A tube used to convey water, gas, oil, or other fluid substances
a central-heating pipe
Say something suddenly
A pipe for the supply or passage of air, as a bronchial tube, a ventilation pipe, etc.
(In full blue pipe tree) the lilac, Syringa vulgaris.
A pipe used for carrying gas.
A natural tubular cavity in ice; a hollow tube made of ice extending through (and sometimes projecting from) snow or soil.
Designating a system of hot-water central heating in which radiators take water from and return it to the same pipe, which runs in a complete circuit from the boiler and back to it again.
The bag of a set of bagpipes, used as a reservoir for air.
The rounded end of a pipe in which the tobacco, etc., is burnt; the amount such a bowl contains.
A box in which pipes, especially tobacco pipes, are kept.
A case for a tobacco pipe or its bowl.
Mechanics. A female screw, nut, or other device for cutting a male thread into the end of a metal pipe.
A projecting flat part of a pipe, having a hole by which it may be fixed to a wall.
The lower part of a flue pipe in an organ, through which the wind is received and conducted.
A mechanical grab for lifting a conduit pipe out of the ground.
The bowl of a tobacco pipe.
Originally: a hand-operated mechanical device for laying an underground pipe by pushing it through the ground from one pit to the next; (later also) a hydraulically-operated machine performing this function.
A key with a hollow barrel which fits over a pin in a lock.
A note or sound made by a pipe, or a tone resembling that of a pipe.
The shaft of a tobacco pipe
A plug in a pipe joint.
A tile used in the construction of a drainage pipe, sewer, etc.
The common lilac, Syringa vulgaris. Also blue pipe-tree. Now chiefly historical.
Mining and Geology = sense 18a 1d.
A vice for grasping a pipe or rod.
The North American plant Dutchman's pipe, Aristolochia macrophylla.
Plumbing a short ventilation pipe connected to a trap or valve in a drainage system.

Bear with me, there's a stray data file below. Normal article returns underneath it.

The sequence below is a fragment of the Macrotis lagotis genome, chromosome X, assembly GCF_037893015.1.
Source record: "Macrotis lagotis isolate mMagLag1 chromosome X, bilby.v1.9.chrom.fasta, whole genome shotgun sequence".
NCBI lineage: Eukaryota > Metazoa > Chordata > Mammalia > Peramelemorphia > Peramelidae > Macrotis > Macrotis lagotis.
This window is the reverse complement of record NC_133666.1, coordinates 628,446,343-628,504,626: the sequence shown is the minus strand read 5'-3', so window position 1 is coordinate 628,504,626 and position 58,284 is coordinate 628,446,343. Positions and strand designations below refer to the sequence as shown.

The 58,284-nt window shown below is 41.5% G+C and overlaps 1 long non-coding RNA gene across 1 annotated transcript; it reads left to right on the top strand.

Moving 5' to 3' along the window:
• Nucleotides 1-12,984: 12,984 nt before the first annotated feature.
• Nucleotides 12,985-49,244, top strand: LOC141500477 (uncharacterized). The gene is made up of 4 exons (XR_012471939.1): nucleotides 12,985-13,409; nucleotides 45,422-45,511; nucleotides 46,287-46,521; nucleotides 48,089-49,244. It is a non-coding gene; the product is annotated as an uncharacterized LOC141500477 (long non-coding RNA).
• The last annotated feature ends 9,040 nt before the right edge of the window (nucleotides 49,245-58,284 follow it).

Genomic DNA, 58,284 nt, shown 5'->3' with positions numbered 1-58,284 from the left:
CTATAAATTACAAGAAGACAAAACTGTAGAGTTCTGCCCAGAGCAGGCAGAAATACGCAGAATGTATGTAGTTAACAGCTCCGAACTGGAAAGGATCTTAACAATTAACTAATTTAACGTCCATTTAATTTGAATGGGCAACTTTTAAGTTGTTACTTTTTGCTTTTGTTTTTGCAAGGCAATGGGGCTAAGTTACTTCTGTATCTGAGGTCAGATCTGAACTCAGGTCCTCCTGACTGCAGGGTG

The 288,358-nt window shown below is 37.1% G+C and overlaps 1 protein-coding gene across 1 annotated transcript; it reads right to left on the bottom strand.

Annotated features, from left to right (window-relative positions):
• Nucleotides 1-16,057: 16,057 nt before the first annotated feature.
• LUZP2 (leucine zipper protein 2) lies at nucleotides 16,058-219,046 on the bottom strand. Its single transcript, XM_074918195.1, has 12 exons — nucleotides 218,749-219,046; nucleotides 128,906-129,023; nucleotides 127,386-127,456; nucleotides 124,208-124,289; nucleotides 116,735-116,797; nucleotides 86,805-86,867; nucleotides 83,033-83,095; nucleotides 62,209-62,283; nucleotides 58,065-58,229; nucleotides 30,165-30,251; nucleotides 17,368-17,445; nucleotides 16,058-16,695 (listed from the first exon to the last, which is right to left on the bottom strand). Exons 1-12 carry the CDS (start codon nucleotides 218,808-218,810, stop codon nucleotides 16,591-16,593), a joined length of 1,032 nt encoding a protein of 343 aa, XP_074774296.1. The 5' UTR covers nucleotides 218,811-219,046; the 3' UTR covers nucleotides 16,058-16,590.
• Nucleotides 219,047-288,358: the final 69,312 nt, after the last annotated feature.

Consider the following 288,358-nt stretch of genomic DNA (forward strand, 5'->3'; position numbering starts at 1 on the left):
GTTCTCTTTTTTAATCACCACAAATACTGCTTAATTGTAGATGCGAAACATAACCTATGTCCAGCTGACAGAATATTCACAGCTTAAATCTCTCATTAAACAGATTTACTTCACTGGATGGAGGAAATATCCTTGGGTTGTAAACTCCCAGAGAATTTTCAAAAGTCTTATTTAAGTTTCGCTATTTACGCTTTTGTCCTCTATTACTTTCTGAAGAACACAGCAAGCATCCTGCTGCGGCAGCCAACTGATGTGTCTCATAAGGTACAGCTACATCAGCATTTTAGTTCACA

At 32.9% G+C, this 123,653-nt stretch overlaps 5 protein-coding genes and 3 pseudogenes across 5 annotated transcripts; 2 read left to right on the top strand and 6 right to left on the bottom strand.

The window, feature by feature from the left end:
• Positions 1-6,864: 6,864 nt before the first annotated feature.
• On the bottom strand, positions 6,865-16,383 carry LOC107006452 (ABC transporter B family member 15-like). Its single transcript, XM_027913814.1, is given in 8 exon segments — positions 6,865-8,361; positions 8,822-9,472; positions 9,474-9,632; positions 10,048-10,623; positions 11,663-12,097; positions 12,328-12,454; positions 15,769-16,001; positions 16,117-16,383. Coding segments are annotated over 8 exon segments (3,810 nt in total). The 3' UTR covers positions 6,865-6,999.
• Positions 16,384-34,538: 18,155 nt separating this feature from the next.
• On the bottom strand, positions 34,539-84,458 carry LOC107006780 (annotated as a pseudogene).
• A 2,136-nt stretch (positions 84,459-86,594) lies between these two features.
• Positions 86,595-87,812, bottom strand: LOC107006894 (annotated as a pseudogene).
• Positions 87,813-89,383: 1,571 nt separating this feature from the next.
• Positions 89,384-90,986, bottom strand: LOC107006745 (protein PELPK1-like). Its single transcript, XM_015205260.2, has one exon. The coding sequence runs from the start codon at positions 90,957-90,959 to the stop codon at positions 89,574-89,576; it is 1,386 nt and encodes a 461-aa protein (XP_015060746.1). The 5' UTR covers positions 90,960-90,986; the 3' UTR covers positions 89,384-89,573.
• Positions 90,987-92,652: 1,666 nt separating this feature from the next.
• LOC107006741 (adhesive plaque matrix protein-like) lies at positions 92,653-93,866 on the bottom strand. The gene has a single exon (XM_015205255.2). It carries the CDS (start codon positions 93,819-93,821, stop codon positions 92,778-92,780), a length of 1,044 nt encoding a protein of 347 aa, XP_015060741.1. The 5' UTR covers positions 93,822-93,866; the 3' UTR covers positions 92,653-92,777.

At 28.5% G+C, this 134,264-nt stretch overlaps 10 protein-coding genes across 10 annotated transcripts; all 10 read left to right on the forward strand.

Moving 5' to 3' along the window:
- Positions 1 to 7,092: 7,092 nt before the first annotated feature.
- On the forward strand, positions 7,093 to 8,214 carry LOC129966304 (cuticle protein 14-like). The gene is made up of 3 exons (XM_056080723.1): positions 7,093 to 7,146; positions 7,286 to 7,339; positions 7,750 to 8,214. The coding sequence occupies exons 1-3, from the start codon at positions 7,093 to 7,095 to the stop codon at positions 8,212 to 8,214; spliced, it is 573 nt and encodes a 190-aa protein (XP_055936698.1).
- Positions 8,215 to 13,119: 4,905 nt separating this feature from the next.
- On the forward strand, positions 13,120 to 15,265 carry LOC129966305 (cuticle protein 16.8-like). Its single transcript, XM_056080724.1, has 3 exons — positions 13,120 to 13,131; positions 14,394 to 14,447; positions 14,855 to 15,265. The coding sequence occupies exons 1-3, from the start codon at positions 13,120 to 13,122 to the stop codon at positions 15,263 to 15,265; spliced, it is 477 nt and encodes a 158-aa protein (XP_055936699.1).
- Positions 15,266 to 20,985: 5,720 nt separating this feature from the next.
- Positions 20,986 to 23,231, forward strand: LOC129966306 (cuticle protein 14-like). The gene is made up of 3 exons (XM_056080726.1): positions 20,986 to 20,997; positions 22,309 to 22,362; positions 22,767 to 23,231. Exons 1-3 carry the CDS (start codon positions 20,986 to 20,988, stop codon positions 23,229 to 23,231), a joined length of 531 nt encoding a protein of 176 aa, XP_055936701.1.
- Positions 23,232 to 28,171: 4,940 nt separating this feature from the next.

A down pipe.
A pipe from a well; (originally) a conduit pipe (also figurative); (in later use chiefly) a pipe or tube forming part of a well, especially an oil or gas well.
= womb passage.
A tobacco pipe made of hardened clay
A pipe for supplying raw material or fuel to a machine or device
A pipe acting as a flue
The exhaust duct of a jet engine
Stop talking; be less noisy
A band, especially a military one, consisting of bagpipe players, drummers, and a pipe major
A home-made bomb, the components of which are contained in a pipe
Resembling a pipe in shape or structure; long and cylindrical
A rack for holding tobacco pipes
The annual records of the British Exchequer from the 12th to the 19th century
A simple wind instrument having or made from a reed
A sewage or waste-water pipe
An annular pipe surrounding the base of a blast furnace, which supplies hot air to the tuyères.
A small clay tobacco pipe; especially one of a type dating from the 17th or 18th centuries, which has been found or dug up.
The Highland bagpipe; = piob mhor.
Any of various simple wind instruments consisting of a pipe into which the player blows.
A pipe through which an anchor cable runs up through the body of a vessel.
Each of a (usually separate) set of bass pipes in an organ, played with the pedals; usually in plural.
A very small end-blown flute having two finger-holes and one thumb-hole and a flared lower end.